News story

Government sets out case for joining Prüm

The Government has today set out the case for why it believes it is in the UK’s national interest to sign up to the EU-wide Prüm agreement.

James Brokenshire

The government has today set out the case for why it believes the UK should sign up to EU-wide agreements for the rapid and efficient sharing of DNA, fingerprint and vehicle information, to identify foreign criminals, solve serious crimes and protect the public.

The decision, which has the support of law enforcement agencies throughout the UK, follows wide consultation, a detailed examination of the evidence from countries already operating the Prüm agreements and a successful small-scale pilot.

If Parliament votes in favour later this year of the UK signing up to Prüm, the government has confirmed that stringent safeguards will ensure no fingerprint or DNA profiles relating to innocent British citizens will be used in implementing the measures.

Immigration Minister James Brokenshire said:

The extensive evidence presented to us, including that provided by our own law enforcement agencies, offers a clear and compelling case for signing up to the Prüm agreements.

Giving our police access to the tools they need to rapidly and efficiently identify foreign criminals who have committed serious offences in the UK – and detecting crimes which may otherwise go unsolved – will help to keep the public safe and is clearly in the national interest.

Under the agreement, police in the UK will be able to run DNA, fingerprints or vehicle information through other Member States’ databases for the purpose of solving crimes. This will give them access to more than five million fingerprints, DNA profiles and car registration records held across Europe by the Member States which have already signed up to Prüm.

While such information sharing is already possible through existing Interpol processes, Prüm – named after the treaty signed in the German town in 2005 – will speed up the process beyond recognition. It currently takes an average of 143 days for a DNA match to be returned through the Interpol process, compared with just 15 minutes under Prüm. Matches for fingerprints and vehicle registration information will be returned within 24 hours and 10 seconds respectively.

Senior police officers have noted that, in addition to being slow, the existing Interpol processes are cumbersome and labour intensive. As a result, only 69 DNA profiles were sent abroad by UK law enforcement agencies in 2014-15, whereas 9,931 profiles were sent in less than six months using the Prüm-style pilot.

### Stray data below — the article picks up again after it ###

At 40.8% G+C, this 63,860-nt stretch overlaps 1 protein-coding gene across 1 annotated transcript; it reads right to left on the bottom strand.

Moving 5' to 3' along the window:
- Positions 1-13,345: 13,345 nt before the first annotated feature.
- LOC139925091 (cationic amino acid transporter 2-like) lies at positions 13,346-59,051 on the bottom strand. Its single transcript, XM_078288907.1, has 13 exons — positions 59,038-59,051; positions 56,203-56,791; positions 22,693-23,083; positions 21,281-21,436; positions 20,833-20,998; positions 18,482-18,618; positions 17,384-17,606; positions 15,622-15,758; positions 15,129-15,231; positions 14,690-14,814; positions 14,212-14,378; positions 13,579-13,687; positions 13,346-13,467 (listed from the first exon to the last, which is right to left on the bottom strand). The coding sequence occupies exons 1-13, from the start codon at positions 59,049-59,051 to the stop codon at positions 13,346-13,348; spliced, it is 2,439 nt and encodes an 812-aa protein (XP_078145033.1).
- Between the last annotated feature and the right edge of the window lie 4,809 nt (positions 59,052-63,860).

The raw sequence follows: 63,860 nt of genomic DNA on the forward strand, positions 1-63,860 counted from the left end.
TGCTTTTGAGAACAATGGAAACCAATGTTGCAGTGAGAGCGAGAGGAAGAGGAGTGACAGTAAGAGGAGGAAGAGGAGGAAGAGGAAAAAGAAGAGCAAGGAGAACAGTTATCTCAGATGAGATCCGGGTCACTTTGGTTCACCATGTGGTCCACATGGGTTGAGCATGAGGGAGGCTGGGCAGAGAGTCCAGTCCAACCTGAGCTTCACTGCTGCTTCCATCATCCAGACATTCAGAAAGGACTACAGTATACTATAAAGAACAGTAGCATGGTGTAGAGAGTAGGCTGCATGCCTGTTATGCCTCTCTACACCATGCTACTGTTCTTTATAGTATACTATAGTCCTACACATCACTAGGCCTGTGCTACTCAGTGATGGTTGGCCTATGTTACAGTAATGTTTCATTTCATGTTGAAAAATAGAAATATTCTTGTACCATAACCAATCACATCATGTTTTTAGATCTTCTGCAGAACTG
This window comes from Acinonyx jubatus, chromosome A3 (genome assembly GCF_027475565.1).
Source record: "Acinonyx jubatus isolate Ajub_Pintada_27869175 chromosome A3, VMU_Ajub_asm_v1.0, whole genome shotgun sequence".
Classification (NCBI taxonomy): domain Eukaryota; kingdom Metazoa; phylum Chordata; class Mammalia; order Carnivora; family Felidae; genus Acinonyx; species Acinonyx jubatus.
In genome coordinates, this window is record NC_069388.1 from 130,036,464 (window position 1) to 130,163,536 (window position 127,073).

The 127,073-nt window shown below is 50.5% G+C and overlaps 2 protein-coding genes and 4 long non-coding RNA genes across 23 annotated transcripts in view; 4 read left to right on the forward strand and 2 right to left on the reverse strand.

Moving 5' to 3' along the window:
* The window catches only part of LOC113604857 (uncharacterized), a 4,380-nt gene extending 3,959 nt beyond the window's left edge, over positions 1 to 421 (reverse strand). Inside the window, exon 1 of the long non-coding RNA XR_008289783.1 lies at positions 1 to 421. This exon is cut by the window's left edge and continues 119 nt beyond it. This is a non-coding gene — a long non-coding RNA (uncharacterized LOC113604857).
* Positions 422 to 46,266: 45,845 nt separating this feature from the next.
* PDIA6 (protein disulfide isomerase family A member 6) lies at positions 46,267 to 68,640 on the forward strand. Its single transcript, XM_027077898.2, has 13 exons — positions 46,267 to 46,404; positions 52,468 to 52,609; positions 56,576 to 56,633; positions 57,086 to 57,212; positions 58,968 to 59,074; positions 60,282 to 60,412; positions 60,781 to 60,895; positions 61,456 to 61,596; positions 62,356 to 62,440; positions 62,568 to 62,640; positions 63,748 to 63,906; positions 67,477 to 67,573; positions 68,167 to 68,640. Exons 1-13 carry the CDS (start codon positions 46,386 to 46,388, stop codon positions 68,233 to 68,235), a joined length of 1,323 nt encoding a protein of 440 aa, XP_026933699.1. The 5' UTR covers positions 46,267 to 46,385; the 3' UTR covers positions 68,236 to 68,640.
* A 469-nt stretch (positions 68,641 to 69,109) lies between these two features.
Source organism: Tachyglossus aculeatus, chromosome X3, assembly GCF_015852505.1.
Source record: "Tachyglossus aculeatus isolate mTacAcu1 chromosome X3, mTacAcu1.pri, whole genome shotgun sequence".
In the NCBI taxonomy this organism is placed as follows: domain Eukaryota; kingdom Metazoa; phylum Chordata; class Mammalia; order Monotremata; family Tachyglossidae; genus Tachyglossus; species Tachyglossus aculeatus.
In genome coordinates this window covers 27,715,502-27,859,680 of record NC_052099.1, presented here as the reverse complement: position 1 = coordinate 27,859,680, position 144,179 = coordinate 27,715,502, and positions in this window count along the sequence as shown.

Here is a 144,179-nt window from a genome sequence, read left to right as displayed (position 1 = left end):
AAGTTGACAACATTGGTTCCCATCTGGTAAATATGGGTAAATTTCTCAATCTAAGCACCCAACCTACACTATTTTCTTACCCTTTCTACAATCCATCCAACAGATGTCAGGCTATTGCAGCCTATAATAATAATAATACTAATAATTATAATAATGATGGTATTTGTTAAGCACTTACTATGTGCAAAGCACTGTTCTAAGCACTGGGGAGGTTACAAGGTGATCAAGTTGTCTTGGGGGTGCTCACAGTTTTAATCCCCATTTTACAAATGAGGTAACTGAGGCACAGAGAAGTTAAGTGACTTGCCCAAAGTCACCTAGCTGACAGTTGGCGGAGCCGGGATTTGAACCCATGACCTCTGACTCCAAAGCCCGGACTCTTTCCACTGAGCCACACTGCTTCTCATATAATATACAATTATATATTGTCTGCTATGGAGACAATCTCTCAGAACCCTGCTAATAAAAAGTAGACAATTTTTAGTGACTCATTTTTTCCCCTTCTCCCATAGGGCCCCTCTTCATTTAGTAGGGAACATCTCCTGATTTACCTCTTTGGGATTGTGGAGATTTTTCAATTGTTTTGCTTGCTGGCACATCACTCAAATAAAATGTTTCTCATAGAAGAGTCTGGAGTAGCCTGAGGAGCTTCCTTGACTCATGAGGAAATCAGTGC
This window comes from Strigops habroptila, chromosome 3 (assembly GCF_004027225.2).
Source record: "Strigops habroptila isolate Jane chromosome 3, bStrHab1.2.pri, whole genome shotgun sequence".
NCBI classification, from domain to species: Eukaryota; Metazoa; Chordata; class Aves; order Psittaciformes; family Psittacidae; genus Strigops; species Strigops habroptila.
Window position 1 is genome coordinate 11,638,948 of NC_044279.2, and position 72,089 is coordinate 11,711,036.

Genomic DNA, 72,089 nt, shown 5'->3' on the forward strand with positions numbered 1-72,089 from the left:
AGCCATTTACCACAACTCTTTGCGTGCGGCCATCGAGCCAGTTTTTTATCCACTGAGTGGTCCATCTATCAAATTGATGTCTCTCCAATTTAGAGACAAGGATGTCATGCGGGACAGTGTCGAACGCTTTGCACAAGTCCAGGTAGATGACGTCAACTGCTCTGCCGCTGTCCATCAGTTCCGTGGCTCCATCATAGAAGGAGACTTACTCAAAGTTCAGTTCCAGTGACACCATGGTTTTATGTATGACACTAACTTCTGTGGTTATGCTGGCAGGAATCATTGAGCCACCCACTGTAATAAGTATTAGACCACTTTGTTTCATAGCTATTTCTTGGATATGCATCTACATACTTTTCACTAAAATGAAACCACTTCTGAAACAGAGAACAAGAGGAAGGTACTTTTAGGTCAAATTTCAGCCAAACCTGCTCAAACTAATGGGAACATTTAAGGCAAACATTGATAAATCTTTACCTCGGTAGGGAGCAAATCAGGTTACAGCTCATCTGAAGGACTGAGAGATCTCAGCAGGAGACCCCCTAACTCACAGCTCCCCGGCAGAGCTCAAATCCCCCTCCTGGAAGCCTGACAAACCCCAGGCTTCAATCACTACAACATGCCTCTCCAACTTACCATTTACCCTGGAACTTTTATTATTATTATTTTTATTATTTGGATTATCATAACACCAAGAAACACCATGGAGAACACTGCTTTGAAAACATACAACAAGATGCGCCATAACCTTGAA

That pilot – under which 2,500 DNA profiles taken from the scenes of unsolved serious crimes in the UK including rape, sexual assault and burglary, were sent to France, Germany, Spain and the Netherlands – has further demonstrated the potential operational benefits of Prüm. It resulted in 118 matches and police are actively pursuing suspects identified through the pilot both inside and outside the UK.

DNA profiles from UK crime scenes have identified “hits” in one country, in two countries and even, in some cases, in three separate countries, indicating organised patterns of offending across borders which could be the subject of a co-ordinated response.

A Command Paper presented to Parliament today has made clear that, if Parliament votes in favour of joining Prüm, significant safeguards will be in place to protect civil liberties.

For example, the government would legislate to ensure that other Member States could only search against the UK-held DNA profiles and fingerprints of those actually convicted of a crime, helping to avoid innocent British citizens being caught up in overseas investigations.

In addition, to address concerns that the scientific quality of DNA matches that can be reported as hits under Prüm is lower than that required for a hit to be reported domestically, the Government will legislate to ensure that we will only provide demographic details if the hit is of a scientific standard equivalent to that required to report a hit to the police domestically in the UK. The chances of such a hit being wrong are less than one in a billion.

Published 26 November 2015